Women’s March in Steamboat Springs emphasizes ‘power to the polls’
STEAMBOAT SPRINGS — A Sunday morning snow storm was not about to keep hundreds of residents from marching down Lincoln Avenue during the Women’s March in Steamboat Springs.
The second-annual event was held on the same date last year, which was the day after President Donald Trump was sworn into office.
Similar marches, attended by men, women and children voicing their opinions on a variety of issues, were held across the country over the weekend.
Steamboat resident Yvonne Truelove and her mother Valerie McLarrin-Clark attended Saturday’s march in Denver, which they described as magical. They then beat the storm and came back to Steamboat.
“We find it’s important to be one of the numbers in big cities,” Truelove said. “It’s also important to be part of this community, and we wanted to do both.”
Truelove and her mother were concerned about a number of issues facing the country.
“There are so many,” Truelove said. “The way that the world has changed in the last year, and what people find as acceptable all of the sudden, it never would have been before and going out there and saying, ‘no, it’s not OK.’”
She was still optimistic about the future.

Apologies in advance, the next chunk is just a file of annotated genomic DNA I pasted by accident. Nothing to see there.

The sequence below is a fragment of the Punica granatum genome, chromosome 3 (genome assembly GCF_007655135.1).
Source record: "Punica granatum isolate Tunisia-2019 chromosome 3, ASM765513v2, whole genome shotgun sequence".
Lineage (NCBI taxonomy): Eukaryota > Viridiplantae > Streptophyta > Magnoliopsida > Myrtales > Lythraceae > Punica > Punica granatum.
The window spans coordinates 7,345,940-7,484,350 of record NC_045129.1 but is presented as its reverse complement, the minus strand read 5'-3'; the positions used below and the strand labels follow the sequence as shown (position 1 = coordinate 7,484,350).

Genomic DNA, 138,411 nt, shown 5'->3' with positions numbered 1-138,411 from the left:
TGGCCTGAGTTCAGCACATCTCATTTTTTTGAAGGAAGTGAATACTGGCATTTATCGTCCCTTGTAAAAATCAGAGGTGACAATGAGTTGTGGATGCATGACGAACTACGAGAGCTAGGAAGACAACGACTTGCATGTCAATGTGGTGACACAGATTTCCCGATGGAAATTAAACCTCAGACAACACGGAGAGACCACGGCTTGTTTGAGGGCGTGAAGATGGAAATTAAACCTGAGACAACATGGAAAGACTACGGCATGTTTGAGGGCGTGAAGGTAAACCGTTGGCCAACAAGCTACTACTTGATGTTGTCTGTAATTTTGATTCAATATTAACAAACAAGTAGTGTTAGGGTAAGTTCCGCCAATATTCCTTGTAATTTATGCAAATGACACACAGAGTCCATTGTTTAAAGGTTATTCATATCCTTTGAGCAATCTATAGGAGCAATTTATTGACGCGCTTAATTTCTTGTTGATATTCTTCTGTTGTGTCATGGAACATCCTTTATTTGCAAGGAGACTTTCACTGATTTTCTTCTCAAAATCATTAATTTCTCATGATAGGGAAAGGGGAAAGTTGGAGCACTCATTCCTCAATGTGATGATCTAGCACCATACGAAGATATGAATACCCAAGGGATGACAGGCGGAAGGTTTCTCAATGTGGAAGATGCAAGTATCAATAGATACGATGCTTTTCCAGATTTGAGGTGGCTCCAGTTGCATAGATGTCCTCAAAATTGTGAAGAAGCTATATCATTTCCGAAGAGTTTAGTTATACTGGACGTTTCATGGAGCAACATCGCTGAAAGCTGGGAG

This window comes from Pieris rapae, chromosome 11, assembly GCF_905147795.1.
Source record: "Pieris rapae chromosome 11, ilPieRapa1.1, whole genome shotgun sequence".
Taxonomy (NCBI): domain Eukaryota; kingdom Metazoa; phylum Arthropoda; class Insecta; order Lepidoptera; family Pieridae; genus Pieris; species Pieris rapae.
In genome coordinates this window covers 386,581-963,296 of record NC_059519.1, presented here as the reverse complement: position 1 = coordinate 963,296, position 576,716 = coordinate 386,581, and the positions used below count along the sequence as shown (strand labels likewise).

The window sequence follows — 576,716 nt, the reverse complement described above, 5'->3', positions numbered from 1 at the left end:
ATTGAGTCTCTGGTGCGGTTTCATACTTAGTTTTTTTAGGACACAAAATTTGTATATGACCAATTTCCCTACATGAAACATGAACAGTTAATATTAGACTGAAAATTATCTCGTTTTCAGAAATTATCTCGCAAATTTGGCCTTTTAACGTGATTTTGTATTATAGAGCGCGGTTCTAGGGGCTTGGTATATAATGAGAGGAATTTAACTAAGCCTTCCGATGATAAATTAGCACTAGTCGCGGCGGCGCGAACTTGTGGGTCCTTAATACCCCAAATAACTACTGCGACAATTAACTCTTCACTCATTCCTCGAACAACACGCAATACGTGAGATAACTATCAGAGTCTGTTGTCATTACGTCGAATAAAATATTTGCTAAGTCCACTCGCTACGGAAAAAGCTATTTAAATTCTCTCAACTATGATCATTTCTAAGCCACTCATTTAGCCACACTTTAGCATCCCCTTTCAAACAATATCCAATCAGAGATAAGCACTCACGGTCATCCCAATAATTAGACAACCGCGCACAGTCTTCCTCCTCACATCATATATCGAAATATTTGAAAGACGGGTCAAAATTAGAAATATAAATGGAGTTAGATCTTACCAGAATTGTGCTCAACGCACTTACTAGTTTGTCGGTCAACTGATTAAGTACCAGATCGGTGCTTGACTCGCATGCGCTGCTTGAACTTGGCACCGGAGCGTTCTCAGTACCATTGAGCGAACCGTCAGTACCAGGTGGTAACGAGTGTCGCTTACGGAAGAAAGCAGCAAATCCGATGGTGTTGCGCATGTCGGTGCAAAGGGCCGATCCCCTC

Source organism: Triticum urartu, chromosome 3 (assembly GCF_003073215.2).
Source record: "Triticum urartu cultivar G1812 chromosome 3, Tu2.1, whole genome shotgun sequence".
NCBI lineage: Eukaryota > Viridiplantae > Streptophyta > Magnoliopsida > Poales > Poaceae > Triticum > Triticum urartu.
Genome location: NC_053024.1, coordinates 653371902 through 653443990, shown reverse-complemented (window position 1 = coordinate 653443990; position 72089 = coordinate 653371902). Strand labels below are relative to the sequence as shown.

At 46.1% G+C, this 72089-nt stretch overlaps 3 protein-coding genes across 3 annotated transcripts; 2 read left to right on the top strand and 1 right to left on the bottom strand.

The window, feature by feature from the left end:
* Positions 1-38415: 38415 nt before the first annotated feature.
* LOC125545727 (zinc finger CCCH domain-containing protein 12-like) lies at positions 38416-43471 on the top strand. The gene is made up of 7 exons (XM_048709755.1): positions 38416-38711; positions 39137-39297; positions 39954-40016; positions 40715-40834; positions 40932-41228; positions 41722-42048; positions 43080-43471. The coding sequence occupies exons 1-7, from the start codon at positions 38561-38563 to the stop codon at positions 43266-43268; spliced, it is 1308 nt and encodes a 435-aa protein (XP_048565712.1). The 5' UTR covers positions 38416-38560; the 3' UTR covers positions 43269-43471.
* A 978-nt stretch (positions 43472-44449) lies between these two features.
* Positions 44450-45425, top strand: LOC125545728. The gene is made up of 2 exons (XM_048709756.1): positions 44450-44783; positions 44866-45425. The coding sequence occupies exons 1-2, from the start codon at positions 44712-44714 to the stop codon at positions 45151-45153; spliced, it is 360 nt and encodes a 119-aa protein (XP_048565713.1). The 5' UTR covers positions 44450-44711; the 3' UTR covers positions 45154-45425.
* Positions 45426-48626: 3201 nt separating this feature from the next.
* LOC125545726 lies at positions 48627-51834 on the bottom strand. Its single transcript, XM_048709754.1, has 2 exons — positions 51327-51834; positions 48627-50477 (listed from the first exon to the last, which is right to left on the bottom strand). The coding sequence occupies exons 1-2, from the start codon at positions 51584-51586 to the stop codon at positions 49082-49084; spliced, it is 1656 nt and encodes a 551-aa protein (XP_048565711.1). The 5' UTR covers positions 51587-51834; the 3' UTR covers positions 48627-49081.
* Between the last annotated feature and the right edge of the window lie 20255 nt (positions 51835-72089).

“With all these people here, and all the people in Denver and around the country and the world, I think that we will make a difference,” Truelove said.
Longtime Steamboat resident Peggy Frias strapped on cross-country skis to march through the fresh snow.
Frias said she was planning on going downhill skiing Sunday morning, but she changed her mind and decided to march after speaking to her daughter, who is a first-year law student at Georgetown University in Washington, D.C.
“This is the first march I’ve done,” Frias said. “I’ve never gone out and campaigned or anything like that. I’m just a little concerned with the direction our country is going in. I’m a little frightened.”
Artemis Loomis marched with her 6-year-old daughter Quinn, who held a sign with the words “future voter.”
“We just think it’s important that little kids and women and all people have their voices heard,” Loomis said.
At the rally on the Routt County Courthouse lawn, which concluded the march, 11-year-old Charlotte Teuscher held a sign advocating for the environment.
“I care about the Earth, and I guess I wanted to tell people that,” Charlotte said. “If we keep on going like this, we won’t have a planet to live on.”
Solange Guenier Chambers, who has lived in Steamboat since 2011, was one of the performers during the rally.
She was born in Havana, Cuba, is married to a U.S. citizen and is raising a young daughter.
“Right now, I’m in the process of getting my citizenship,” Guenier Chambers said. “Hopefully, I’ll get it before November so I can vote. I just have to be patient.”
Helen Beall, who helped organize the march, estimated it was attended by about 500 people.
“The theme for the march was power to the polls,” Beall said. “To get people voting, keep people voting and also to get more women to run for office — Democrat, Republican, whoever you are.”
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